Pima County taxpayers beware! At the February 16
, 2016 Board of Supervisors' meeting, we had a somewhat lengthy discussion about the repayment of a $5.3 million loan from the County's General Fund to the Development Services Enterprise Fund. Remember, this loan was made during the years of the economic downturn - something we are still trying to recover from nearly ten years later.
Surprisingly, we were also informed that at the beginning of FY 2016/17 there would be a standard 2% fee increase in permit fees, along with a revised and updated valuation table. The County Administrator reports, "the industry has argued these should be deferred." (
CH Memorandum date March 15, 2016
). Unfortunately, the County administrator is now recommending otherwise. Is this any surprise?
Let's take a step back and ask, "Why was this loan necessary?" Due to the recession and the downward spiral of development projects, permitting was at a snail's pace. This created a significant deficit in revenue to fund the Development Services Department in Pima County. As an enterprise fund, the Development Services Department needs the revenue created from permit fees and other services charged to the public in order to survive. The issue at stake is not about increasing technology-based opportunities, but rather about helping the industry recover from the economic downturn.
It's now 30 days later and at today's "ideas of March 15, 2016" board meeting the Supervisors were asked to consider how to use the repayment funds collected from prior years and whether to increase permitting fees. It was suggested these funds totaling nearly $5.3 million be spent on road repairs. No such luck. The County Administrator recommended the funds be earmarked for economic development. What? Another space balloon deal?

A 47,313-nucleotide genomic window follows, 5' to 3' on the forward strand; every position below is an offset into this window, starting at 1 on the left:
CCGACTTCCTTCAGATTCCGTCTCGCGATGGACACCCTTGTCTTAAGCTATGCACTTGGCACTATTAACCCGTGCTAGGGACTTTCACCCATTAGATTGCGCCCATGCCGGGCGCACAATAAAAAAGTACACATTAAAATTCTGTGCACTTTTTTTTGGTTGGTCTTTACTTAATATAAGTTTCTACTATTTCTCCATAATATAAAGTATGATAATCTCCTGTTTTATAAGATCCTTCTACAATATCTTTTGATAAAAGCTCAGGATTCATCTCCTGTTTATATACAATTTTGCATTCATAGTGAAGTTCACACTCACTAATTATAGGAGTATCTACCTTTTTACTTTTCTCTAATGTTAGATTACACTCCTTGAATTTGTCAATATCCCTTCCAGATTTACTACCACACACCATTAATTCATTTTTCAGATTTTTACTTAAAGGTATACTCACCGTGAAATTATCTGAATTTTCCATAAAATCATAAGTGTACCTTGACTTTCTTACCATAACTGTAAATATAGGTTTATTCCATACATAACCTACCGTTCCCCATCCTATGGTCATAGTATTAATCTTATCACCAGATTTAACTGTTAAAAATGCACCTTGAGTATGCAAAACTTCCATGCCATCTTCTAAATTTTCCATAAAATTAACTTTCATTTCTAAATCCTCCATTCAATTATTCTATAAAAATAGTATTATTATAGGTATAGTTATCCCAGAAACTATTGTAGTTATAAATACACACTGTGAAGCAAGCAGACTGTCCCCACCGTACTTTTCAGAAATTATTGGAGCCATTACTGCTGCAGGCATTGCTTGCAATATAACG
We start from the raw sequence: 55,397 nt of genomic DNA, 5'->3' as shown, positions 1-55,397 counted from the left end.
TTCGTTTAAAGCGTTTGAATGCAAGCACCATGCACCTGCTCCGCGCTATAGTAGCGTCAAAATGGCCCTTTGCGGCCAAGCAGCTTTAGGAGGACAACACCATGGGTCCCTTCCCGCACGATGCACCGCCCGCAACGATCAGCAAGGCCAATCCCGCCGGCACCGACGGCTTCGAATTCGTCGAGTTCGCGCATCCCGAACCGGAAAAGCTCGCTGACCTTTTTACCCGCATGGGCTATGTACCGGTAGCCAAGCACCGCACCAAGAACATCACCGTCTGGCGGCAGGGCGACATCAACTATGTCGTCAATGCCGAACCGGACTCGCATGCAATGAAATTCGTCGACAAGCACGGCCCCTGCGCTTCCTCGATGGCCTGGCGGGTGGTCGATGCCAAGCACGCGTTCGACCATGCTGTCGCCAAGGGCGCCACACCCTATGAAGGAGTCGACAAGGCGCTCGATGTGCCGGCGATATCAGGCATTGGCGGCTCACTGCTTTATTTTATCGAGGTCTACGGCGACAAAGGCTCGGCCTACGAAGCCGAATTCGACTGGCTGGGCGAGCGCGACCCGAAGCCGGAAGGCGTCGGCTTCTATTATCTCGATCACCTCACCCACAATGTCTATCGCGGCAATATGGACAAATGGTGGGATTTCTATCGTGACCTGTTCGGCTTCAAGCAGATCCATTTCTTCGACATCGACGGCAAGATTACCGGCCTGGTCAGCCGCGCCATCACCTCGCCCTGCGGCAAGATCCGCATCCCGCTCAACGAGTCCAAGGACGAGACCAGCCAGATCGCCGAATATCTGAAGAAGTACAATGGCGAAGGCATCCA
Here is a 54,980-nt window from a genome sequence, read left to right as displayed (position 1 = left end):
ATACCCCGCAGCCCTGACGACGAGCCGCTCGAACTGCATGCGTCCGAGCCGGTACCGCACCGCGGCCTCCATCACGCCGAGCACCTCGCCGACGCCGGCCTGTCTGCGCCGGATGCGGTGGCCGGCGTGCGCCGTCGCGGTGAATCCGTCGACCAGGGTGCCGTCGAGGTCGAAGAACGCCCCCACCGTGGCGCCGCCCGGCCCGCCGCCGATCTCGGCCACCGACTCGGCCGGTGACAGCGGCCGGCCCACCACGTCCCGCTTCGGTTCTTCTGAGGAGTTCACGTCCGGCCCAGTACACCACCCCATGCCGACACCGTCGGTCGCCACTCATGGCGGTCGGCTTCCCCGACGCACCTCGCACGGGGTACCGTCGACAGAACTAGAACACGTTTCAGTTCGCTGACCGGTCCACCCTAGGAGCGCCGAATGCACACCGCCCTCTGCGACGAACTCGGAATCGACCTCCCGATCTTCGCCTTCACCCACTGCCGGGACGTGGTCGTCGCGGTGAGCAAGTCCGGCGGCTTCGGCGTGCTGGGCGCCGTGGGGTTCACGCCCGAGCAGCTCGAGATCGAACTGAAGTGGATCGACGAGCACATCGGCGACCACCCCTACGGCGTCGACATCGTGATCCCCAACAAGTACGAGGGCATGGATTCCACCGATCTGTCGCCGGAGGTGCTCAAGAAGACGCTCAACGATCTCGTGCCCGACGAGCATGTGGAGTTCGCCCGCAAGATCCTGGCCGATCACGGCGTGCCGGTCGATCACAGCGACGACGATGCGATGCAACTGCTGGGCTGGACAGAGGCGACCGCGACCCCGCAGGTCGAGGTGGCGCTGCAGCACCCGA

I stand firm on the fact that I don't support increasing development service fees now or for using these funds for economic development. Why? Taxpayers recently saw the result of how county funds are used to support individual companies who acquire multi-million-dollar county owned properties for virtually pennies. Think back to the World View "space balloon" deal recently approved by four of the Supervisors. This was the economic development deal of the century where the corporate owners said we could invest $16 million plus in them, but we were not allowed to see their financials. I believe one Supervisor referred to the financials as "proprietary information" and that's why they couldn't be shared. I've got to remember this logic the next time I ask for a bank loan.
Why is this important to me? First, I don't support increases in permit fees at this time. The administrator argues that fees in Pima County would remain lower than surrounding jurisdictions even with the fee increase. That may be true but I believe this is a clear indicator we must keep these fees lower for a longer period to entice building in Pima County. We just haven't experienced an economic recovery in the way Maricopa County has. Therefore, I believe now is the time to proceed with caution in hopes that more building will occur if we keep our fees lower for at least another year.
Secondly, in the event permit fees increase and we do receive these monies back in the general fund, the most critical need that hasn't been met in Pima County is road repair. Residents are driving on streets that aren't fit for 4 wheel drive traffic. Potholes and crumbling pavement have become the "brand" for Pima County. It is time this Board of Supervisors takes ownership and responsibility for the disastrous road situation and recognize how focusing money toward road repairs is more than a transportation issue. At this stage of the game, funds spent on road repairs constitutes a form of economic development! It is time for this board to remember who they serve....the Pima County Taxpayers.